“Many VCs such as our firm would not invest in the mobile Internet when it was controlled by carriers who set the rules, picked winners, and used predatory tactics to control their networks. Once Apple opened up competition with the iPhone and the app store, many firms changed their approach, including our firm.”
In 2007, while the FCC was investigating Comcast’s blocking of peer-to-peer file-sharing applications like BitTorrent, many entrepreneurs told me that they couldn’t get funding because investors were concerned their application would be singled out for discriminatory bandwidth management.
Via the Economist, Adrian Wooldridge on seeing the giant tech corporations for what they really are:
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Geeks have turned out to be some of the most ruthless capitalists around. A few years ago the new economy was a wide-open frontier. Today it is dominated by a handful of tightly held oligopolies. Google and Apple provide over 90% of the operating systems for smartphones. Facebook counts more than half of North Americans and Europeans as its customers.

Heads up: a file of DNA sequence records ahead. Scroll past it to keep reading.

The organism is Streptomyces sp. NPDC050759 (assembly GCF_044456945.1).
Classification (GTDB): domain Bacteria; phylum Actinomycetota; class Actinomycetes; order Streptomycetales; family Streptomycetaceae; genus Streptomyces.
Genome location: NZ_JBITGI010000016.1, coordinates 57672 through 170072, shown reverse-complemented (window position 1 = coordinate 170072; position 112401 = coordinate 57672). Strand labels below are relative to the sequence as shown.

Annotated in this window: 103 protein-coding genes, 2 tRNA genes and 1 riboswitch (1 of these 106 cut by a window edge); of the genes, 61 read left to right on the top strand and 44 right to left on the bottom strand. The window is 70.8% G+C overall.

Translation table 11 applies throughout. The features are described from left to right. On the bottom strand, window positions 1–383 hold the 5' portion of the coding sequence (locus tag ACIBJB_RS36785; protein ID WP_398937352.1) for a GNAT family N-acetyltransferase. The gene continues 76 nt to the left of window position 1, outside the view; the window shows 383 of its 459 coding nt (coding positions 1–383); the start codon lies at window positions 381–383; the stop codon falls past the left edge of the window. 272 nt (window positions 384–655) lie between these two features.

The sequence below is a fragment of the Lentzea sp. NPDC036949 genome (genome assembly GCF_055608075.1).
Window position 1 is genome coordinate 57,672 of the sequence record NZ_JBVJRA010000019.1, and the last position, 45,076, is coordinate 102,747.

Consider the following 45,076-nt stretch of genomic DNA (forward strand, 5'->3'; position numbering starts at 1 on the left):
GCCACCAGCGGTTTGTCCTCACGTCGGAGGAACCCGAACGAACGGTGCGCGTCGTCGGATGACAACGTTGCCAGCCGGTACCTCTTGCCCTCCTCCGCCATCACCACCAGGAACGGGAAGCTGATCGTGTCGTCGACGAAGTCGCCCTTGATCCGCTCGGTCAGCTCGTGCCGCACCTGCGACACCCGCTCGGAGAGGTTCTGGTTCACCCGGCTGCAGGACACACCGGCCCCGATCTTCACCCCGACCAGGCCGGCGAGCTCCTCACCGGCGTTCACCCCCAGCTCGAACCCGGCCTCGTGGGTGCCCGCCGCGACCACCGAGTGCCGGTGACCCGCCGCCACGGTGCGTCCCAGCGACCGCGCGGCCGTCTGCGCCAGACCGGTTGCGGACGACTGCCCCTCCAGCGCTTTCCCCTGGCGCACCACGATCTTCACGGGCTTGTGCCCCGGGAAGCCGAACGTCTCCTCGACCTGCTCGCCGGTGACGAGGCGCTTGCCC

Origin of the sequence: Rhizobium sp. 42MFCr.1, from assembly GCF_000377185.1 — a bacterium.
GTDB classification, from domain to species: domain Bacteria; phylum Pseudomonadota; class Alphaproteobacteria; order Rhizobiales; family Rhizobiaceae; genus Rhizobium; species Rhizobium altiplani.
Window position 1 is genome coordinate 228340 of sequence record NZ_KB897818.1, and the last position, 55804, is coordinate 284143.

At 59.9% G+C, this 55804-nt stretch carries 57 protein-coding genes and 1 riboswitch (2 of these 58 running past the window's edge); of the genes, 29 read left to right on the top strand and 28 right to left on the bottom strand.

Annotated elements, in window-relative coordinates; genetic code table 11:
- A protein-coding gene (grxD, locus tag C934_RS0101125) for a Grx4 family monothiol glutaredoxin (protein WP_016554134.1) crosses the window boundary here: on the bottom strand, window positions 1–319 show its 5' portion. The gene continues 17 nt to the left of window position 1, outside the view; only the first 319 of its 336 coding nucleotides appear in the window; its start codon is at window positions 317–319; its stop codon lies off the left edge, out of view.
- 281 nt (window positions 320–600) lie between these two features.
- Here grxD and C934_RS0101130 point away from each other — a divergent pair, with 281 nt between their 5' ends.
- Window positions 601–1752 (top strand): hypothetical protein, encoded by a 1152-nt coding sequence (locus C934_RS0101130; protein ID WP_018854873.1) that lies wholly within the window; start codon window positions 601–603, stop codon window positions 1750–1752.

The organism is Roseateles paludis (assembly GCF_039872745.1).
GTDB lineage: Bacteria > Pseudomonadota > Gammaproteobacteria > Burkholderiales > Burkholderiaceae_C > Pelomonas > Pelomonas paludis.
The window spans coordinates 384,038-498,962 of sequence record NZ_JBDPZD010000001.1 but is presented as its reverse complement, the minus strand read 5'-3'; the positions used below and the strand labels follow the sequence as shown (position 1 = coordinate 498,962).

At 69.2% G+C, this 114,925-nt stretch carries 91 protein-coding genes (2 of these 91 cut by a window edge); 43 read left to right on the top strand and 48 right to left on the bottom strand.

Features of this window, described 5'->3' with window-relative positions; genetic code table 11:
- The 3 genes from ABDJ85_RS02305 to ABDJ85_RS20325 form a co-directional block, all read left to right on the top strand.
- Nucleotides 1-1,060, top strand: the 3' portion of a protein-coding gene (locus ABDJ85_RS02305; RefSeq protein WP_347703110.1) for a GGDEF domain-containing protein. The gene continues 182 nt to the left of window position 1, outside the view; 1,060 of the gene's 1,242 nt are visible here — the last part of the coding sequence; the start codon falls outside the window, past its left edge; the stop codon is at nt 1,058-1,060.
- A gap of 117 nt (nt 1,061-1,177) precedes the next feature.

The lords of cyberspace have done everything possible to reduce their earthly costs. They employ remarkably few people: with a market cap of $290 billion Google is about six times bigger than GM but employs only around a fifth as many workers.
At the same time the tech tycoons have displayed a banker-like enthusiasm for hoovering up public subsidies and then avoiding taxes. The American government laid the foundations of the tech revolution by investing heavily in the creation of everything from the internet to digital personal assistants.